I actually keep it SUPER simple pre-ride, just oats + unsweetened almond milk. For me that keeps it about “fueling” and I found when I made it even a bit sweet I was getting weird blood sugar spikes / light headedness mid ride.


#14

I feel like I am the least experienced so I am reluctant to engage in the discussion. Furthermore I only just started to experiment.

Some background: I usually train in a fastened or semi-fastened state. My rides happen during lunchtime and since I often skip breakfast, I only eat after training. Symptoms I have seen before are that I will go on a feeding frenzy in the afternoons after training and also get an unbearable hunger for chocolate in the second half of the day, especially at night. I would mostly continue to stuff myself in days between trainings.

I have started drinking whey protein shakes after the training and then sometimes in the evenings when my hunger for chocolate really kicks in. The days between training I have started eating salad (with some fried bacon for the taste) but otherwise don’t control the type of food that I am eating.

Last but not least I really try to listen to my stomach and will stop eating when I feel that I had enough instead of emptying the plate.

Interestingly my hunger for chocolate has decreased a lot. Instead I am now hungry for the protein shake but that is easier to control. I am overall now losing weight slowly but steadily while at the same time making training progress, so fat seems to be reduced while muscle mass is added.

TL;DR: Protein shake helps controlling a feeding frenzy, stopping to eat when full and replacing part of your meals with salad helps to reduce overall intake without suffering from hunger.

This is more along the philosophy of controlling overall intake rather than going by the admirable scientific knowledge that so many participants have here, but it works well for me.


#15

Nothing wrong with chocolate! I eat 300-500g of quality dark (85%) stuff every single day and I’m skinny and 1.85m / 74kg.


#16

Ditto on the chocolate and icecream, in moderation :wink: Daily staples for me, with around up to 20% of my caloric intake from ‘fun’ foods.

Presumably you meant 30-50g a day (150-250 calories), as otherwise that’s the best part of 1,500-2,500 calories purely from chocolate each & every day, so unless you’ve a monster commute and/or metabolism something’s a drift there!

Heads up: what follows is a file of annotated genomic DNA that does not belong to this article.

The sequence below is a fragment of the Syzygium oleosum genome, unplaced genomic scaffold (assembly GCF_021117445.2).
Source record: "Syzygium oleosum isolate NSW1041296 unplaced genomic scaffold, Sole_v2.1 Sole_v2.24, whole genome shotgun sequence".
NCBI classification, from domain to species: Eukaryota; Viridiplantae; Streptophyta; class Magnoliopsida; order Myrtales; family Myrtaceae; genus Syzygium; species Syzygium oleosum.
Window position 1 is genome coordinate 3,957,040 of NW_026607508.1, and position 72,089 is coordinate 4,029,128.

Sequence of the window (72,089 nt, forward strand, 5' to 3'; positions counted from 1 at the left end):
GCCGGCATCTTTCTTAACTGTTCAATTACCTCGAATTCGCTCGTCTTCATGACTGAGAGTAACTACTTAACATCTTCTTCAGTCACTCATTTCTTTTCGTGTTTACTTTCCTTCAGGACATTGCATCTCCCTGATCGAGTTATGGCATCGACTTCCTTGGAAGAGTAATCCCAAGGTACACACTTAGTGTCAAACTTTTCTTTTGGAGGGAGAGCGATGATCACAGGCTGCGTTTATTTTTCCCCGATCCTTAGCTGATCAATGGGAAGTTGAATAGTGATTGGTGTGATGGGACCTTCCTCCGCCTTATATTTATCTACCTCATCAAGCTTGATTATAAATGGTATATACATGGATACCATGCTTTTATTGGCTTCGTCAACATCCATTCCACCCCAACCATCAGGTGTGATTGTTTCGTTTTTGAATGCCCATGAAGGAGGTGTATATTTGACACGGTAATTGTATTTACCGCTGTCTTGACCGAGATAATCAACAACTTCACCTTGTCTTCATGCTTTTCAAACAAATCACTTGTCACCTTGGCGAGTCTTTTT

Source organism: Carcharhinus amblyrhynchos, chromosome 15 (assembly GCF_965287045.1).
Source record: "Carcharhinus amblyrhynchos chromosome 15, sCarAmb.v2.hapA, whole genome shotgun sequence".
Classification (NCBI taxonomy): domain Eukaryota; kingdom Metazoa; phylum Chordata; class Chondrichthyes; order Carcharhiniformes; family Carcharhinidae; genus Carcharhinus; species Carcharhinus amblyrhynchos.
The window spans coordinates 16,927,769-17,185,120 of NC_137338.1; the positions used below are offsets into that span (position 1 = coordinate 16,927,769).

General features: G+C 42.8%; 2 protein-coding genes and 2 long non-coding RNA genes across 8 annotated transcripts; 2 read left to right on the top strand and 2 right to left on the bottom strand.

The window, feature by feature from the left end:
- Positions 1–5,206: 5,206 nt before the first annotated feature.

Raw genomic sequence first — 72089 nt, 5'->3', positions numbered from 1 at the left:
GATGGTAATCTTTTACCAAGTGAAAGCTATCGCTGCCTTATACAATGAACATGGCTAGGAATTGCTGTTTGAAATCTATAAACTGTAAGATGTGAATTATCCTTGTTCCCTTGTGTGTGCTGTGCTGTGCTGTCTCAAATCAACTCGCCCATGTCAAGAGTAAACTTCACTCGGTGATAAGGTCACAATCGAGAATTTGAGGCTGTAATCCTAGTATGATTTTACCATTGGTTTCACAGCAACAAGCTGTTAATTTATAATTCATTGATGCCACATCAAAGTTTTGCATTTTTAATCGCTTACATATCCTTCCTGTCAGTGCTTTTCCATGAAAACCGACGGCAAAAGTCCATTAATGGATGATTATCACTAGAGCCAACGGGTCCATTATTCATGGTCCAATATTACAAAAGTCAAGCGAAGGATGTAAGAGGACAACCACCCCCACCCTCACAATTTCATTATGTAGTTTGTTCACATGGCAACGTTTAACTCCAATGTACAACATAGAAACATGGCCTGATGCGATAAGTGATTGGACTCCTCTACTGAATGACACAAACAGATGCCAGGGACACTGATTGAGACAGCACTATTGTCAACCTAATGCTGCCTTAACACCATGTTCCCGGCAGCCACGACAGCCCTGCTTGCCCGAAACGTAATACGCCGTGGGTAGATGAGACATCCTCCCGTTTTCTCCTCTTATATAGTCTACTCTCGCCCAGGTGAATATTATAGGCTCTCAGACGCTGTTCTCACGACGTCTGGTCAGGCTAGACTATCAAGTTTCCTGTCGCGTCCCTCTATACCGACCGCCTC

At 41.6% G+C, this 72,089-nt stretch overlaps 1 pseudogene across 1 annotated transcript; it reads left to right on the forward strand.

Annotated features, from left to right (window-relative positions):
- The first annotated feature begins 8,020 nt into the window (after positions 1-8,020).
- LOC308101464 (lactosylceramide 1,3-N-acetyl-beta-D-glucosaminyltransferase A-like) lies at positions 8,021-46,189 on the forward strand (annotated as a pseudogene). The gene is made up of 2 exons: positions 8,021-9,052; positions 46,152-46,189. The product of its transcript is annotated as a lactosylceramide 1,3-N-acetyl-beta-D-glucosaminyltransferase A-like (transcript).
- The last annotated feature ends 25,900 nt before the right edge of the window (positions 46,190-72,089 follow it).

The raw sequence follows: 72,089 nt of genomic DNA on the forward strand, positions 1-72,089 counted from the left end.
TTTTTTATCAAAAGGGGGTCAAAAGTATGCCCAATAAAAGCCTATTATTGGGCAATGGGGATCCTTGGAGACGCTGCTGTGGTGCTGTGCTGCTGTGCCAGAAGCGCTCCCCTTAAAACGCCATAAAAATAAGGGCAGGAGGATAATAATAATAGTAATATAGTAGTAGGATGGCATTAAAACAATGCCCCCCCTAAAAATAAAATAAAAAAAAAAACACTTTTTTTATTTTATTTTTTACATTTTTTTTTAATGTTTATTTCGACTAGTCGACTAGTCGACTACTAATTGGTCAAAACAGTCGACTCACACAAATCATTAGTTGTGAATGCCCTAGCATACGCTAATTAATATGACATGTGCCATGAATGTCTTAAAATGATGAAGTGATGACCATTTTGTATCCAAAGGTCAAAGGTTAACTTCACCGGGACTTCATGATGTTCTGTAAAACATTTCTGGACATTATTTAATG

#17

Ha! Yes I got that wrong. It’s about half of a 100g bar (586cal per bar)


#18

The oldest Tour of Spain winner, Chris Horner, was notorious for having a fast food McDiet. I wouldn’t recommend for us mere mortals.


#19

Not weird at all if your oats are ‘quick’ ones (and even if they’re not). In order to make them cook more quickly, e.g., 1-minute oats, 5-minute oats, steel cut vs rolled, etc., they undergo processing you won’t find in oats that take longer to cook, i.e., overnight oats! Not to mention, if your oats are flavored à la Quaker’s instant oats, they’re packed with added sugar. Yummy, but not advised, at least not by me.

The more processed the oats, the more quickly they’ll metabolize and raise your blood sugar. A bump in blood sugar is met with a proportionate rise in insulin release (assuming you’re not afflicted with some form of metabolic disorder) since its job is to get the fuel packed away and restore your blood sugar to safer, usual levels. Insulin release, in turn, increases serotonin levels since they’re packaged together in the pancreas’ beta cells, and I’m betting you can guess where I’m going with this now.

Serotonin is a mild sedative (and there’s something to do with tryptophan as a precursor, but I my understanding of the matter needs some refreshing) and your intake timing can make you nappy when you don’t want to be.

Anyway, pack a little protein with your oats and it will reduce the amount of serotonin release, even more so if you precede your oats consumption with the protein.


#20

:+1:t2: Thanks! Gonna try overnight oats this week.